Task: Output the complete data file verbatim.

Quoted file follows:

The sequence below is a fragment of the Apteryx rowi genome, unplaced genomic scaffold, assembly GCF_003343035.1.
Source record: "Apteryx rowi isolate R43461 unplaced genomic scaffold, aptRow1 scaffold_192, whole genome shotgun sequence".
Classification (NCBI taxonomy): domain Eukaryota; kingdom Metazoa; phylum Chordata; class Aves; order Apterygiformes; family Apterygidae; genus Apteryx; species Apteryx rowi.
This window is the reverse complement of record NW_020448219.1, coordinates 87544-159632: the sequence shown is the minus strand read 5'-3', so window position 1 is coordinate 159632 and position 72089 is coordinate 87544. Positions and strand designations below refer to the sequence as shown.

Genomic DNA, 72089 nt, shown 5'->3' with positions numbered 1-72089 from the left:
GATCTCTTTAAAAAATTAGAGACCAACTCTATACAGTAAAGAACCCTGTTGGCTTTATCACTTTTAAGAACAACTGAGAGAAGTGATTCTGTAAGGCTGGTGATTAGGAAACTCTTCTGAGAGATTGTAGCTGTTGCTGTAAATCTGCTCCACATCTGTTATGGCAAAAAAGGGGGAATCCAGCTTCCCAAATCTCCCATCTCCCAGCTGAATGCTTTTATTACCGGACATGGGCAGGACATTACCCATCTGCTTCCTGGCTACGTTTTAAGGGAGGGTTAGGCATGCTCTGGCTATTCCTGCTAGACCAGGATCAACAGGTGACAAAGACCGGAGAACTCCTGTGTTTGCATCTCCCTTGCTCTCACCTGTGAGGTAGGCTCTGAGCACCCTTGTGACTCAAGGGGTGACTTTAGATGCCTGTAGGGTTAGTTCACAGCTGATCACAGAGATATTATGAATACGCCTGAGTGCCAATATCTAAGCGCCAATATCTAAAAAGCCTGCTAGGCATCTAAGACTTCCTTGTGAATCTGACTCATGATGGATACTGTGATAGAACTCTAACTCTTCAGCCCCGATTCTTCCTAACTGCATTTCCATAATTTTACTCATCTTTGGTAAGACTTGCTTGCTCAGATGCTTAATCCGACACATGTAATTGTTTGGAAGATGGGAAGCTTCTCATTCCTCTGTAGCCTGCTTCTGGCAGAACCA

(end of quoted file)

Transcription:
The sequence below is a fragment of the Apteryx rowi genome, unplaced genomic scaffold, assembly GCF_003343035.1.
Source record: "Apteryx rowi isolate R43461 unplaced genomic scaffold, aptRow1 scaffold_192, whole genome shotgun sequence".
Classification (NCBI taxonomy): domain Eukaryota; kingdom Metazoa; phylum Chordata; class Aves; order Apterygiformes; family Apterygidae; genus Apteryx; species Apteryx rowi.
This window is the reverse complement of record NW_020448219.1, coordinates 87544-159632: the sequence shown is the minus strand read 5'-3', so window position 1 is coordinate 159632 and position 72089 is coordinate 87544. Positions and strand designations below refer to the sequence as shown.

Genomic DNA, 72089 nt, shown 5'->3' with positions numbered 1-72089 from the left:
GATCTCTTTAAAAAATTAGAGACCAACTCTATACAGTAAAGAACCCTGTTGGCTTTATCACTTTTAAGAACAACTGAGAGAAGTGATTCTGTAAGGCTGGTGATTAGGAAACTCTTCTGAGAGATTGTAGCTGTTGCTGTAAATCTGCTCCACATCTGTTATGGCAAAAAAGGGGGAATCCAGCTTCCCAAATCTCCCATCTCCCAGCTGAATGCTTTTATTACCGGACATGGGCAGGACATTACCCATCTGCTTCCTGGCTACGTTTTAAGGGAGGGTTAGGCATGCTCTGGCTATTCCTGCTAGACCAGGATCAACAGGTGACAAAGACCGGAGAACTCCTGTGTTTGCATCTCCCTTGCTCTCACCTGTGAGGTAGGCTCTGAGCACCCTTGTGACTCAAGGGGTGACTTTAGATGCCTGTAGGGTTAGTTCACAGCTGATCACAGAGATATTATGAATACGCCTGAGTGCCAATATCTAAGCGCCAATATCTAAAAAGCCTGCTAGGCATCTAAGACTTCCTTGTGAATCTGACTCATGATGGATACTGTGATAGAACTCTAACTCTTCAGCCCCGATTCTTCCTAACTGCATTTCCATAATTTTACTCATCTTTGGTAAGACTTGCTTGCTCAGATGCTTAATCCGACACATGTAATTGTTTGGAAGATGGGAAGCTTCTCATTCCTCTGTAGCCTGCTTCTGGCAGAACCA